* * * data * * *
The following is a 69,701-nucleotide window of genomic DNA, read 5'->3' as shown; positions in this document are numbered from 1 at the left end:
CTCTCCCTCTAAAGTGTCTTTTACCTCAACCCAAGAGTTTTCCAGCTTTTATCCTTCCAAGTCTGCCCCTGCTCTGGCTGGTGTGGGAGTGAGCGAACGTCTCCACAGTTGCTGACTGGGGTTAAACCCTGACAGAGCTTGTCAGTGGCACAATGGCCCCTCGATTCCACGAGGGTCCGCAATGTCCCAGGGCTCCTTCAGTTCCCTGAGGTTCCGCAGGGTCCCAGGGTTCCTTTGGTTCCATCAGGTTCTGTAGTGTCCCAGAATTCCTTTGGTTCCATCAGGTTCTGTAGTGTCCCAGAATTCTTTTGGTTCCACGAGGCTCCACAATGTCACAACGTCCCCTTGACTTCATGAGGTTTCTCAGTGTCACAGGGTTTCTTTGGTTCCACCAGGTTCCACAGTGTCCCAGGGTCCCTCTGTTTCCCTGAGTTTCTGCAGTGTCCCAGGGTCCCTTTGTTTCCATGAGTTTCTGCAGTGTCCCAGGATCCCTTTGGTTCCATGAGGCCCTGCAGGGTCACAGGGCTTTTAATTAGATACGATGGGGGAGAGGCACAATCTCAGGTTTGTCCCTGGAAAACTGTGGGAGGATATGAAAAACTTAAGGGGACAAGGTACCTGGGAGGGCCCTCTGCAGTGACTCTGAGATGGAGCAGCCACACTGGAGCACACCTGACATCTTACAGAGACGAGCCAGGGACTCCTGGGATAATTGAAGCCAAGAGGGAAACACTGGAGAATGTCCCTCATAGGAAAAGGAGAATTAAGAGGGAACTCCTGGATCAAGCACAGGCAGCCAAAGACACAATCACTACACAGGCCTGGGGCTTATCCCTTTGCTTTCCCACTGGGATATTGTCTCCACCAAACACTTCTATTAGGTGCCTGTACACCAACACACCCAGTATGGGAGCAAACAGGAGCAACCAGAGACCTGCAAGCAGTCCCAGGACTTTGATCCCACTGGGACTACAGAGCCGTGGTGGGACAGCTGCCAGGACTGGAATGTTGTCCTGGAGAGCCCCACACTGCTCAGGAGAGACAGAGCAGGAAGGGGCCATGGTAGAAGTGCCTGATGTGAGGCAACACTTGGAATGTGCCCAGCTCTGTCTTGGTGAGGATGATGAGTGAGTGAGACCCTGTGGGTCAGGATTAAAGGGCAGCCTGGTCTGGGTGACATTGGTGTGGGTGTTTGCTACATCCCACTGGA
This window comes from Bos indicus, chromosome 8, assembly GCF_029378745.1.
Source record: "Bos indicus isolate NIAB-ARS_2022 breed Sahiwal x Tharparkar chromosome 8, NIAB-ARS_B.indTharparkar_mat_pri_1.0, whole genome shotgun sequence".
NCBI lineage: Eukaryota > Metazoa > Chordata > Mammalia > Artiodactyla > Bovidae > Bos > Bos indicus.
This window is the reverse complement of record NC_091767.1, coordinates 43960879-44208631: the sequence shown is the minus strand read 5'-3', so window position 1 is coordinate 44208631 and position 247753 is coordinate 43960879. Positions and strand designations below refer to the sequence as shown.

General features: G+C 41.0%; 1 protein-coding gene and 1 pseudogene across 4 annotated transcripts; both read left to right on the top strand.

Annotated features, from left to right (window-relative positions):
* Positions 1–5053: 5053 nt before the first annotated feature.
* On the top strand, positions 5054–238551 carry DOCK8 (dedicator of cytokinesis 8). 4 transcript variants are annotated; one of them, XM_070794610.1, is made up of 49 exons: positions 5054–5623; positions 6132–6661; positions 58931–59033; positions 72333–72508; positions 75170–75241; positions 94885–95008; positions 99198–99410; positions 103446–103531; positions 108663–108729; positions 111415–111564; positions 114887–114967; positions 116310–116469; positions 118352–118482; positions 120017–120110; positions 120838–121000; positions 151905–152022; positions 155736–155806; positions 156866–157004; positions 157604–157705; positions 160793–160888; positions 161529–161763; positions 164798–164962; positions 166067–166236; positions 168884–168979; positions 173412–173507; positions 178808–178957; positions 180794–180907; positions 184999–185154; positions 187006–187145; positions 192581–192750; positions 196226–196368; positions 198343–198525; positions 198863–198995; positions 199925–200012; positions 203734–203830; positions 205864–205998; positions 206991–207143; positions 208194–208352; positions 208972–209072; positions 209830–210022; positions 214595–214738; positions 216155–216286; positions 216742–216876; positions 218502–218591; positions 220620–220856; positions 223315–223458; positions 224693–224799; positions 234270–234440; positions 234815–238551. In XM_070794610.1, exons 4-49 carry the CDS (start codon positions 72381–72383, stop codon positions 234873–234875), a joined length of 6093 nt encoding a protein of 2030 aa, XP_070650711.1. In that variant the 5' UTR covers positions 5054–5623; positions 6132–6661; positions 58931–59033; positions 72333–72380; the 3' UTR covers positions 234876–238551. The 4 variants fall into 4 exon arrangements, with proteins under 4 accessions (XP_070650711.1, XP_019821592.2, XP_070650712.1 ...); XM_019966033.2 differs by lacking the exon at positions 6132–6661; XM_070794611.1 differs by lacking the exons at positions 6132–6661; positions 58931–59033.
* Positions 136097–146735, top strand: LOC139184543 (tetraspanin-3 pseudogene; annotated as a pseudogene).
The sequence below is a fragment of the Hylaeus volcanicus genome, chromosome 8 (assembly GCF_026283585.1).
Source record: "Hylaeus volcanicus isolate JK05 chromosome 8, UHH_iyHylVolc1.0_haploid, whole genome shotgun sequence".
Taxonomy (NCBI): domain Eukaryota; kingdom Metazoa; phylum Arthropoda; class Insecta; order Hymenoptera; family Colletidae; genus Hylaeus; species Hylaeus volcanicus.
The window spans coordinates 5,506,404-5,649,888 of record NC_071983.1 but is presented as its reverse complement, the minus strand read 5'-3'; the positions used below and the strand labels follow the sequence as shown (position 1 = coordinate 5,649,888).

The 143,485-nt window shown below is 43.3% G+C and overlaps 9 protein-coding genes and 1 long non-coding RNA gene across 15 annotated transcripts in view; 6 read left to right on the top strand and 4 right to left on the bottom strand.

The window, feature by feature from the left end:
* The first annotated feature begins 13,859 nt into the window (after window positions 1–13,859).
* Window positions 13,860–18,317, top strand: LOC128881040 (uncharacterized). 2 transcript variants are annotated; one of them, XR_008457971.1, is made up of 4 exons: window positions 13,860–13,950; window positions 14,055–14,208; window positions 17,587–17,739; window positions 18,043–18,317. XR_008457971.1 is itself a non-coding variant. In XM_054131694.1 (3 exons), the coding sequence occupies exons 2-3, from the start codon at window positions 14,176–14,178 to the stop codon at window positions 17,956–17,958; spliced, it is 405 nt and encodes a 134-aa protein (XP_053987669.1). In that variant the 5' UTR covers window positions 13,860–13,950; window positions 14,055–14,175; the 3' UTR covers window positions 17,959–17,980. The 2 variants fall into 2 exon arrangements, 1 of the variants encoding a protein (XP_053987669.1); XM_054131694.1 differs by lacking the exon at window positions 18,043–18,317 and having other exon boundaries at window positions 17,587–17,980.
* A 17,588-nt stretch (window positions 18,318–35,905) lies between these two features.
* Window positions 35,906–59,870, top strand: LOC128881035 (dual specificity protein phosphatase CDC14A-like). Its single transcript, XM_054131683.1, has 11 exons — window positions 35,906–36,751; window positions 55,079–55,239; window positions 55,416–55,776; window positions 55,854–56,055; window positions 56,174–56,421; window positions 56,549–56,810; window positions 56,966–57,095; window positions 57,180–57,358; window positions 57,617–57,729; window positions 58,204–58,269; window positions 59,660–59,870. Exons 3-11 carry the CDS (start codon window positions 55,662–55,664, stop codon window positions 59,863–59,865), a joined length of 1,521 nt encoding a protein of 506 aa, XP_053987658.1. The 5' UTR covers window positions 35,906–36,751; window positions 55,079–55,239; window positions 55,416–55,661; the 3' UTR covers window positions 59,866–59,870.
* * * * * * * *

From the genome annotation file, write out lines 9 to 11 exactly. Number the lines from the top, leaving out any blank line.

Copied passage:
* Positions 1–5053: 5053 nt before the first annotated feature.
* On the top strand, positions 5054–238551 carry DOCK8 (dedicator of cytokinesis 8). 4 transcript variants are annotated; one of them, XM_070794610.1, is made up of 49 exons: positions 5054–5623; positions 6132–6661; positions 58931–59033; positions 72333–72508; positions 75170–75241; positions 94885–95008; positions 99198–99410; positions 103446–103531; positions 108663–108729; positions 111415–111564; positions 114887–114967; positions 116310–116469; positions 118352–118482; positions 120017–120110; positions 120838–121000; positions 151905–152022; positions 155736–155806; positions 156866–157004; positions 157604–157705; positions 160793–160888; positions 161529–161763; positions 164798–164962; positions 166067–166236; positions 168884–168979; positions 173412–173507; positions 178808–178957; positions 180794–180907; positions 184999–185154; positions 187006–187145; positions 192581–192750; positions 196226–196368; positions 198343–198525; positions 198863–198995; positions 199925–200012; positions 203734–203830; positions 205864–205998; positions 206991–207143; positions 208194–208352; positions 208972–209072; positions 209830–210022; positions 214595–214738; positions 216155–216286; positions 216742–216876; positions 218502–218591; positions 220620–220856; positions 223315–223458; positions 224693–224799; positions 234270–234440; positions 234815–238551. In XM_070794610.1, exons 4-49 carry the CDS (start codon positions 72381–72383, stop codon positions 234873–234875), a joined length of 6093 nt encoding a protein of 2030 aa, XP_070650711.1. In that variant the 5' UTR covers positions 5054–5623; positions 6132–6661; positions 58931–59033; positions 72333–72380; the 3' UTR covers positions 234876–238551. The 4 variants fall into 4 exon arrangements, with proteins under 4 accessions (XP_070650711.1, XP_019821592.2, XP_070650712.1 ...); XM_019966033.2 differs by lacking the exon at positions 6132–6661; XM_070794611.1 differs by lacking the exons at positions 6132–6661; positions 58931–59033.
* Positions 136097–146735, top strand: LOC139184543 (tetraspanin-3 pseudogene; annotated as a pseudogene).